Chinese banks can’t easily circumvent sanctions
In the Editorial of your April Magazine you noted that, while professing to hold the line of neutrality on the Ukraine war, China has distanced itself, abstaining in United Nations’ votes and constantly liaising with US officials on how to prevent escalation.
Many other media reports about the Ukraine crisis have suggested that China and Russia are on the same side, presenting them as two authoritarian regimes pitted against democracy. The reality is more nuanced, as the excellent editorial and other articles in your April edition highlight.
Although China’s politicians rankle at the idea of sanctions, Chinese banks usually conform with them, such as by following rules laid down by the US Office of Foreign Asset Control. Institutions in China adhere to them for the same reason as banks from most other countries – fear of being excluded from the dollar market. Four of the largest Chinese banks complied with US sanctions against Iran and North Korea and even helped impose punishments on officials from Hong Kong who carried out Beijing’s instructions to impose harsh new security laws in the city.
Another irony is that, although China claims to appreciate Russia’s security concerns about NATO’s eastward expansion, the Ukraine situation may actually strengthen the western alliance. Several countries now wish to join NATO, including Sweden, Finland and Serbia. In the face of the Ukraine invasion, Germany has agreed to modernise its army, export military equipment and raise its overall defence budget. I cannot believe this is an outcome which will be welcomed by either China or Russia.
Chief Market Strategist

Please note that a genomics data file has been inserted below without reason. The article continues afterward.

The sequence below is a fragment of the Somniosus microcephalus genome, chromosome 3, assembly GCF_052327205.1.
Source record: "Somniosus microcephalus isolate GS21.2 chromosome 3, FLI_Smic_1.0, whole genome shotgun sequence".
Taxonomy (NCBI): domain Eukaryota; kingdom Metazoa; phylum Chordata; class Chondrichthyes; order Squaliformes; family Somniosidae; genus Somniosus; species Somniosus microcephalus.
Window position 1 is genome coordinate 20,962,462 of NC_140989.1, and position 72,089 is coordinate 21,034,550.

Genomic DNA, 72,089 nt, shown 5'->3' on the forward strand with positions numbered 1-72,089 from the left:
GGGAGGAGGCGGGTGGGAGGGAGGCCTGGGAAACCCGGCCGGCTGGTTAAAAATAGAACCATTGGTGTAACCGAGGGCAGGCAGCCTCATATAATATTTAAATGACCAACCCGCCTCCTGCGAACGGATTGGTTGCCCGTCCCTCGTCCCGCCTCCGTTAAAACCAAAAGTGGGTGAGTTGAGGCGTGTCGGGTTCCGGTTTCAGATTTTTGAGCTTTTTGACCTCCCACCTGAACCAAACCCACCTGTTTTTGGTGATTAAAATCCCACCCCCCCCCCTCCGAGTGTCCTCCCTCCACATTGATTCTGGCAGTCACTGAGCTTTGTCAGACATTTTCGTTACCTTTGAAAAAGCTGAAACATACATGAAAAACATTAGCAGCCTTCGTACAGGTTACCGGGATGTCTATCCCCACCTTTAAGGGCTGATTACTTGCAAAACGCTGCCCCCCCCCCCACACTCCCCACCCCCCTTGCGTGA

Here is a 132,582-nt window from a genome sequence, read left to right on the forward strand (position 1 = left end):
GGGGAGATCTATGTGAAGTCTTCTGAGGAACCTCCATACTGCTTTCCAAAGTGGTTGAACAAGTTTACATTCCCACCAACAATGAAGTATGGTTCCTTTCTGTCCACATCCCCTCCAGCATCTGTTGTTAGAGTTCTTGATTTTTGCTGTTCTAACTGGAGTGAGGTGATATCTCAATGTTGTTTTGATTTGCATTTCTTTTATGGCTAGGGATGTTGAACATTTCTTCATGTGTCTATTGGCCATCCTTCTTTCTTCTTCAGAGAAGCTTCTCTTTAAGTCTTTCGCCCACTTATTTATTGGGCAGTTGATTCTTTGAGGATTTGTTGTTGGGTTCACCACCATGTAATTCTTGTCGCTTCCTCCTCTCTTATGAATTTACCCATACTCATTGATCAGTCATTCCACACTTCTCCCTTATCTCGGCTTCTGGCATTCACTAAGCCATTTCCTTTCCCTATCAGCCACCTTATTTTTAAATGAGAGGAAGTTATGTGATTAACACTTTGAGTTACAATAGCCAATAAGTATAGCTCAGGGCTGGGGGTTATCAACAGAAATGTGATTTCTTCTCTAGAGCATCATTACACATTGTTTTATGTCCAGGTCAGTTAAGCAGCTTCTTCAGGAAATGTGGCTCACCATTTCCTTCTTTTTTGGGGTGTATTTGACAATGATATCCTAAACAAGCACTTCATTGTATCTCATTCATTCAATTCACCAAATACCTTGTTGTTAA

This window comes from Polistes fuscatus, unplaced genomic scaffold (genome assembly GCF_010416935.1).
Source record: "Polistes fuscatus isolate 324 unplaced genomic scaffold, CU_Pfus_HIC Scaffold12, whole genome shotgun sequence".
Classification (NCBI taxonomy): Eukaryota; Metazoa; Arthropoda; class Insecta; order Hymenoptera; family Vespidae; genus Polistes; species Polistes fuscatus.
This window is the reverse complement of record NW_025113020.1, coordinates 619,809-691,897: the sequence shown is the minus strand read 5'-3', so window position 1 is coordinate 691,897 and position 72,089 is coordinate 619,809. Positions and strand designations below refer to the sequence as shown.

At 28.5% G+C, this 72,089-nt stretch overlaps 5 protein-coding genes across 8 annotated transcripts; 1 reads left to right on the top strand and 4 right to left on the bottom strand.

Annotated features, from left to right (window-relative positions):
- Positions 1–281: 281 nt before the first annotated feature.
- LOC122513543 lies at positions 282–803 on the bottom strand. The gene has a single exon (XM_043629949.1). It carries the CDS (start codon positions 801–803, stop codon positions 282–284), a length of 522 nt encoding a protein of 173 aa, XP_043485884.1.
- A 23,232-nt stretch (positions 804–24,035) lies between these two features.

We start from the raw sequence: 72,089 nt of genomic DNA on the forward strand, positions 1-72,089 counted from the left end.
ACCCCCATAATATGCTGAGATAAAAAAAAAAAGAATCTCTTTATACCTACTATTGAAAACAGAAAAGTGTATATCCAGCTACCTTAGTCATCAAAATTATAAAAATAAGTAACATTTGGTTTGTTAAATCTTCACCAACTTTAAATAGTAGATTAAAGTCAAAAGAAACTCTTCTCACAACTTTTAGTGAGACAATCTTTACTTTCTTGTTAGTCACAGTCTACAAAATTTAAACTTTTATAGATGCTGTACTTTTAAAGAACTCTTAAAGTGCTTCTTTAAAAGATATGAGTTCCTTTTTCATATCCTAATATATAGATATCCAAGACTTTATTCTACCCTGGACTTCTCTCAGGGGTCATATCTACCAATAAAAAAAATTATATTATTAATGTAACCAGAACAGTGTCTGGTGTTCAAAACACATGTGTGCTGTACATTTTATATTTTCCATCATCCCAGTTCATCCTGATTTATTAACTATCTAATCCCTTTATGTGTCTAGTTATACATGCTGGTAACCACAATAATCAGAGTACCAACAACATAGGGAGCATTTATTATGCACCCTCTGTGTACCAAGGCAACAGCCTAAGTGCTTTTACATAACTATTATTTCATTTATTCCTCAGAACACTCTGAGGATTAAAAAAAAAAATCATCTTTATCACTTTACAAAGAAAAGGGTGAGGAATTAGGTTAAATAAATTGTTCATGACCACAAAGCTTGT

Bannockburn Global Forex
First Financial Bank
China’s waiting to gain more power in Russia
Thank you for the incisive and balanced pieces on the ongoing Russia-Ukraine crisis in Asian Affairs’ April edition. A Chinese Proverb states that “patience is power, for in time, a mulberry leaf turns to silk.” It strikes me that China’s leaders are exercising patience in relation to the war in Ukraine. They are waiting to see if the Western Alliance will hold together throughout this conflict, however long that takes. If the west grows weary, as a result of the economic cost and rising price of energy, then it may be weakened. If this proves to be the case, China may thus present its model of governance as an alternative to Western ideology.
If Putin is successful in the face of western sanctions, he will prove himself a strong partner for China. However, if Mr Putin’s campaign fails, which I see as the more likely scenario, a weak Russia could be manipulated by China. It could offer the Chinese military use of its northern ports, as well as access to sensitive military technology, including advanced nuclear weapons, as well as nuclear submarines. If Putin is removed from power, China could then insert another leader into Russia. In this case, China would greatly increase its influence over Russia and Europe.
Jeffrey J. Hummel
Washington, United States
Sri Lanka thanks Asian nations for their support
Your reporter Neville de Silva has been very committed in highlighting the serious political and economic problems facing Sri Lanka (Rajapaksas on the Ropes, April 2022). There is considerable anger over the failings of our leaders, with many of the poorest people in society facing abject poverty. In the face of such problems, this is a time when Sri Lanka appreciates support from its Asian friends. It is encouraging that the government of India recently agreed to give Sri Lanka an additional $500 million in financial assistance to buy fuel. There are also media reports that Bangladesh is willing to postpone $450 million in swap repayments to ease the debt burden. The government has also received extensive loans from China, although recently, the Chinese have encouraged us to turn to the IMF for more help.
The problem is that assistance from the IMF may not be forthcoming for many months. How will we find the funds to keep our people supplied with essentials in the meantime? Furthermore, the IMF package, if it comes, will be an austerity package. The key obligation now is to support the most vulnerable households. For that, we are grateful to other Asian nations for helping out, even though they face their own problems due to soaring global inflation.
Colombo, Sri Lanka